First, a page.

An ongoing dialogue on HIV/AIDS, infectious diseases,
May 26th, 2011
Surprise! It’s Generic Combivir!
After last week’s unveiling of the new NNRTI rilpivirine, now we have a different kind of drug approval from the FDA:
FDA granted approval for a generic formulation fixed dose combination of lamivudine and zidovudine tablets, 150 mg/300 mg, two nucleoside analogue reverse transcriptase inhibitors, indicated in combination with other antiretroviral agents for the treatment of HIV-1 infection … FDA has determined that the generic formulation is bioequivalent and, therefore, therapeutically equivalent to the reference listed drug, Combivir Tablets…
Now that’s a surprise — most HIV providers thought that the next generic antiviral would be lamivudine (3TC) on its own. Some were even expecting it last year. After all, 3TC is incredibly safe and effective, has been used in literally millions of patients both here and abroad since its approval in 1995, and already is available as a generic all over the world.
Adding the zidovudine (AZT) part to 3TC definitely makes this generic much less appealing. Zidovudine hasn’t been a “preferred” or “recommended” part of first-line regimens for several years due to its association with GI side effects, anemia, lipoatrophy, and the requirement for twice-daily dosing.
So why generic “Combivir” (it won’t be called that anymore) and not 3TC alone? Some thoughts:
- Coformulation magic. All of us have had patients who didn’t tolerate individual drugs — efavirenz, for example — who later went on to be quite happy taking that same drug as part of a combination pill (e.g., Atripla, which has efavirenz in it). The same thing happened when branded Combivir was approved. Suddenly, AZT was fine. Go figure.
- There are a lot of pregnant women with HIV out there. Yes, most of the pregnant women with HIV are treated with Combivir. But if the rest of the country is practicing the way we do, they are switched to something safer and better tolerated when the pregnancy ends. So I doubt this is it.
- Studies suggest that everyone already on TDF/FTC, TDF/FTC/EFV, and ABC/3TC will stay on them. Our patients love these coformulated drugs (see #1 above). Perhaps a survey of patients, providers, payors, and other interested parties found little appetite for breaking these combinations up, which is what would be required to get generic 3TC prescribed.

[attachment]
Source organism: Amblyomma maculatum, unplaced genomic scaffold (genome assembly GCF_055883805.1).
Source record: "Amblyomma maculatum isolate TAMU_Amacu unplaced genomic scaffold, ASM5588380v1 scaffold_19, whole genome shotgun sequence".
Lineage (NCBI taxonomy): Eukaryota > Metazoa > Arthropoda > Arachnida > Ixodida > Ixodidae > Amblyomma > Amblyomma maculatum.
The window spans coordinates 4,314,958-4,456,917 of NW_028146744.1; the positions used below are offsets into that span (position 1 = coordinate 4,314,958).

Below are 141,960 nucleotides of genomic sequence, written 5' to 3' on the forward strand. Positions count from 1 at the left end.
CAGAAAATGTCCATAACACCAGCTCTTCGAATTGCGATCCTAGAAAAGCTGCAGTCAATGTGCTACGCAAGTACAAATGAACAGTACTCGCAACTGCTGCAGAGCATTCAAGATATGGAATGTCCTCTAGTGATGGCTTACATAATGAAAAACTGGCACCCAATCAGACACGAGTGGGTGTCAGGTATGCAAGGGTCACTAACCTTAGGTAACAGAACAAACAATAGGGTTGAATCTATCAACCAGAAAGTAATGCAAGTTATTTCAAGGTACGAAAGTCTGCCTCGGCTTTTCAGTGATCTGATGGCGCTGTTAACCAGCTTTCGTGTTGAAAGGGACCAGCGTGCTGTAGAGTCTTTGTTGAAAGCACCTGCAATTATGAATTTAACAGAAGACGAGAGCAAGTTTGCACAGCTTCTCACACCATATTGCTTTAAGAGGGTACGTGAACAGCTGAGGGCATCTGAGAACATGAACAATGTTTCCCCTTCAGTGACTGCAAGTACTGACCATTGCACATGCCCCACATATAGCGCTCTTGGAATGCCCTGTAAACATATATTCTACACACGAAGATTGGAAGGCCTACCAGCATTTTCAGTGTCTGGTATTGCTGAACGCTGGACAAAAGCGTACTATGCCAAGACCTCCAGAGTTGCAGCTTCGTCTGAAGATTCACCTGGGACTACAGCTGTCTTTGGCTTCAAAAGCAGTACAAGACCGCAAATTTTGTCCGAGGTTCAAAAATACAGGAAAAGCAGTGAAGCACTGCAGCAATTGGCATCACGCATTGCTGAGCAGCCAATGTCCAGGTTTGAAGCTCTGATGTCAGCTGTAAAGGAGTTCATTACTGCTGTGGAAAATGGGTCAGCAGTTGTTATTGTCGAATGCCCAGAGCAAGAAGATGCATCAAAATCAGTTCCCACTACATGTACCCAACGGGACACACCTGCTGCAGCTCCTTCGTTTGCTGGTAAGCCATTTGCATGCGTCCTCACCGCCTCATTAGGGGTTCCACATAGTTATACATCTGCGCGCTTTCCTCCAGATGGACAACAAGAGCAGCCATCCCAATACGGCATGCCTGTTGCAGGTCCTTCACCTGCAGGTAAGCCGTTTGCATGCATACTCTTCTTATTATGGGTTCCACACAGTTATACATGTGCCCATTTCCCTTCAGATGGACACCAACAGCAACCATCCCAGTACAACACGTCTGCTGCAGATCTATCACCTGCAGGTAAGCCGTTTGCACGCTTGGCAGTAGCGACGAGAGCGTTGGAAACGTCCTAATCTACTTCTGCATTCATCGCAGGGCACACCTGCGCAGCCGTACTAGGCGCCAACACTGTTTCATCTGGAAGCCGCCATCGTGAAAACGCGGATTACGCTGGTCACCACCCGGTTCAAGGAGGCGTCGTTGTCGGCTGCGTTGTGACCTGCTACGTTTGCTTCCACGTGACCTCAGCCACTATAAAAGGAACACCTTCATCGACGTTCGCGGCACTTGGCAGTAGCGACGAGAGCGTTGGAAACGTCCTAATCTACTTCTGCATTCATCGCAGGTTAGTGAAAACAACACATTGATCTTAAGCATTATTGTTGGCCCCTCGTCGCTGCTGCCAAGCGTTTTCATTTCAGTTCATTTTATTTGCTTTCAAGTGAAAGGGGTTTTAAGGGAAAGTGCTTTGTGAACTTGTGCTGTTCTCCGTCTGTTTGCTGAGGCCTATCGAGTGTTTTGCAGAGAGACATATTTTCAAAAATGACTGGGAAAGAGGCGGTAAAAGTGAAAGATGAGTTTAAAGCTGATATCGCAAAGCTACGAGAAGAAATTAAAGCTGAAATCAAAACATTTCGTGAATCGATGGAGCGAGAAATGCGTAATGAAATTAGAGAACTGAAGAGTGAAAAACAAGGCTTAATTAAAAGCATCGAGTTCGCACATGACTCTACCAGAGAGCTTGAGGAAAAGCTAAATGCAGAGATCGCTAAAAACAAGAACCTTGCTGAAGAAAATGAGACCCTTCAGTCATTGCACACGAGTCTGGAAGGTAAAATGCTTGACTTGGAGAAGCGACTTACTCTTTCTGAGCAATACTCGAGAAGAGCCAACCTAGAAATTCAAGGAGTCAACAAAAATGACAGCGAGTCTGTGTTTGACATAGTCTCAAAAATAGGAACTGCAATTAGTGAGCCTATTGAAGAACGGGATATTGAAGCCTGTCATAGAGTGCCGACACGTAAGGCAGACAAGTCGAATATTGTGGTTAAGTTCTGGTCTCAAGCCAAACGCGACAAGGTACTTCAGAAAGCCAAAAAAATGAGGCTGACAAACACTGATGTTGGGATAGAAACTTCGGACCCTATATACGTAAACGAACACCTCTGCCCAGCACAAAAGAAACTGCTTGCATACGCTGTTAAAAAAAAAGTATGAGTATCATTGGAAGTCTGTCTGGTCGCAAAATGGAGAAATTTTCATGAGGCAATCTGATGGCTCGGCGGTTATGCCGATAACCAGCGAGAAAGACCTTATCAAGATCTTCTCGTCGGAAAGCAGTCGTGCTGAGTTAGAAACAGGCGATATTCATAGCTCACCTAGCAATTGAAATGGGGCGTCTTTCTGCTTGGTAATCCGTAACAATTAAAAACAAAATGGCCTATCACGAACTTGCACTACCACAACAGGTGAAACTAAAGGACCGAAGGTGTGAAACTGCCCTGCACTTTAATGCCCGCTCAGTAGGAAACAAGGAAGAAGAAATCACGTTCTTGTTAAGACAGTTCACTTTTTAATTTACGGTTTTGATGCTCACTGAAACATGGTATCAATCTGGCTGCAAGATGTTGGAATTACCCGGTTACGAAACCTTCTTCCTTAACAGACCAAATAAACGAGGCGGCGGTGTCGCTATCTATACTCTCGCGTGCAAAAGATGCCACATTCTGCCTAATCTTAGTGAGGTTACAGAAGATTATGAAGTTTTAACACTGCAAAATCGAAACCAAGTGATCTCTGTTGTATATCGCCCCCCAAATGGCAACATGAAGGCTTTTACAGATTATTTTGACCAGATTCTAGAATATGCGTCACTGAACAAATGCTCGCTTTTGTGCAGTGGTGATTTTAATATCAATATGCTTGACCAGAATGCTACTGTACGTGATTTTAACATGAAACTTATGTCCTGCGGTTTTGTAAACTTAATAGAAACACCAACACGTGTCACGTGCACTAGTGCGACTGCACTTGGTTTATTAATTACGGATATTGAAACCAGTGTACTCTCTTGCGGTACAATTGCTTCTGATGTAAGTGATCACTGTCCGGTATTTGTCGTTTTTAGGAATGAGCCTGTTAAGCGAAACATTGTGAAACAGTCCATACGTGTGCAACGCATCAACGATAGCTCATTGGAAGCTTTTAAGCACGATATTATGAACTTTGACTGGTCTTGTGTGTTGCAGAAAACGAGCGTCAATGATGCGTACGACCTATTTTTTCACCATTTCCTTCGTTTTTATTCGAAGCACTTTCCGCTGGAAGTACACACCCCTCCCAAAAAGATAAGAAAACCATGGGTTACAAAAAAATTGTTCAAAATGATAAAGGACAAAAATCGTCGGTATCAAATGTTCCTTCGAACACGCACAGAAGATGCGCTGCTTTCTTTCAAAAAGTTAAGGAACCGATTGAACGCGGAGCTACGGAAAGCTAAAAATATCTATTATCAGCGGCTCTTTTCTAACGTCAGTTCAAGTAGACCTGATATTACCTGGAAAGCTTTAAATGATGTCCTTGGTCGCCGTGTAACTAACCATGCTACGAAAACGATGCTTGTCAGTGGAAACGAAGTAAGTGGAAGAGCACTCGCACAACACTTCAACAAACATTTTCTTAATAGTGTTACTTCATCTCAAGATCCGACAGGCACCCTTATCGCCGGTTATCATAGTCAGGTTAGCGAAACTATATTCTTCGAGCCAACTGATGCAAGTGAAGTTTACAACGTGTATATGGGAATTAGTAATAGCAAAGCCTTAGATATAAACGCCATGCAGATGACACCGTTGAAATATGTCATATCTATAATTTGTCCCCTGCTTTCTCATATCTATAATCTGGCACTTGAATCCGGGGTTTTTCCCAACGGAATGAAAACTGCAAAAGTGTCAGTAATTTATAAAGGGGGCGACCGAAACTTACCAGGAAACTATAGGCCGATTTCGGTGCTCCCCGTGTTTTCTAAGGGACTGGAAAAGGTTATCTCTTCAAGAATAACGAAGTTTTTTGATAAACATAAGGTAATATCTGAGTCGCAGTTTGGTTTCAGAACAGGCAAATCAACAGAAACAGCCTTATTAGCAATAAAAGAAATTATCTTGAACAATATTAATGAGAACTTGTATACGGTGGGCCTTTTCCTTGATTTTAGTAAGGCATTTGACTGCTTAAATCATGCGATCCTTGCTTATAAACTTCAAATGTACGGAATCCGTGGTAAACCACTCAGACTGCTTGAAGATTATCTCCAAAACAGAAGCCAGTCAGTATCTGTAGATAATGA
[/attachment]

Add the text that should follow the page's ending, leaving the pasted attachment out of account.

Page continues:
- Some “business plan” we don’t understand. My next door neighbor is a smart guy who went to business school. He’s not a doctor. And he says that everyone he works with knows that doctors are lousy with money issues, negotiate poorly, and are easily duped into paying top dollar for things that aren’t worth very much (electronic medical records and billing systems are his favorite examples). So maybe we just don’t understand the finances of selling combination AZT/3TC vs 3TC alone. Right.
- A deal involving companies and lawyers and back room deals. It goes something like this: The makers of branded HIV drugs have made an elaborate deal with the generic companies involving the transfer of huge sums of cash (preferably to an off-shore bank account) in exchange for not making generic 3TC. The exploitation of an obscure legal loophole would undoubtedly have been required. If it can happen with potassium … Something for the conspiracy theorists to mull over.
In sum, the real reason there’s no generic 3TC remains a mystery.
Of course the FDA could announce its availability next week, in which case this whole post is irrelevant.
Comments are closed.
Paul E. Sax, MD
Learn more about HIV and ID Observations.
Follow HIV and ID Observations Posts via Email
- Endless Recertification in Medicine — Some Thoughts About the Tests We Take
- My Vote for the Weirdest Antibiotic on the Planet
- Long-Acting Cabotegravir-Rilpivirine for People Not Taking Oral Therapy — Time to Modify Treatment Guidelines?
- Learning the Names of HIV Drugs Is Horribly Difficult — Here’s Why
- Really Rapid Review — Brisbane IAS 2023
- ID Cartoon Caption Contest (125)
- ID Cartoon Caption Contest #2 Winner — and a New Contest for the Holidays (92)
- Dear Nation — A Series of Apologies on COVID-19 (80)
- How to Induce Rage in a Doctor (77)
- IDSA’s COVID-19 Treatment Guidelines Highlight Difficulty of “Don’t Just Do Something, Stand There” (74)
- Missed Chances for Screening in Persons Newly Diagnosed with HIV: New York City, 2018–2022
- Arboviral Disease Surveillance in the U.S.
- Observations from ID and Beyond: Long-Acting Cabotegravir-Rilpivirine for People Not Taking Oral Therapy — Time to Change Treatment Guidelines?
- Risk for C. difficile Infection Varies Widely with Choice of Antibiotic
- Mpox in Persons with Previous Infection or Vaccination
- Abacavir AIDS antibiotics antiretroviral therapy ART atazanavir baseball Brush with Greatness CDC C diff COVID-19 CROI darunavir dolutegravir elvitegravir etravirine FDA HCV hepatitis C HIV HIV cure HIV testing ID fellowship ID Learning Unit Infectious Diseases influenza Link-o-Rama lyme disease MRSA PEP Policy PrEP prevention primary care raltegravir Really Rapid Review resistance Retrovirus Conference rilpivirine sofosbuvir TDF/FTC tenofovir Thanksgiving vaccines zoster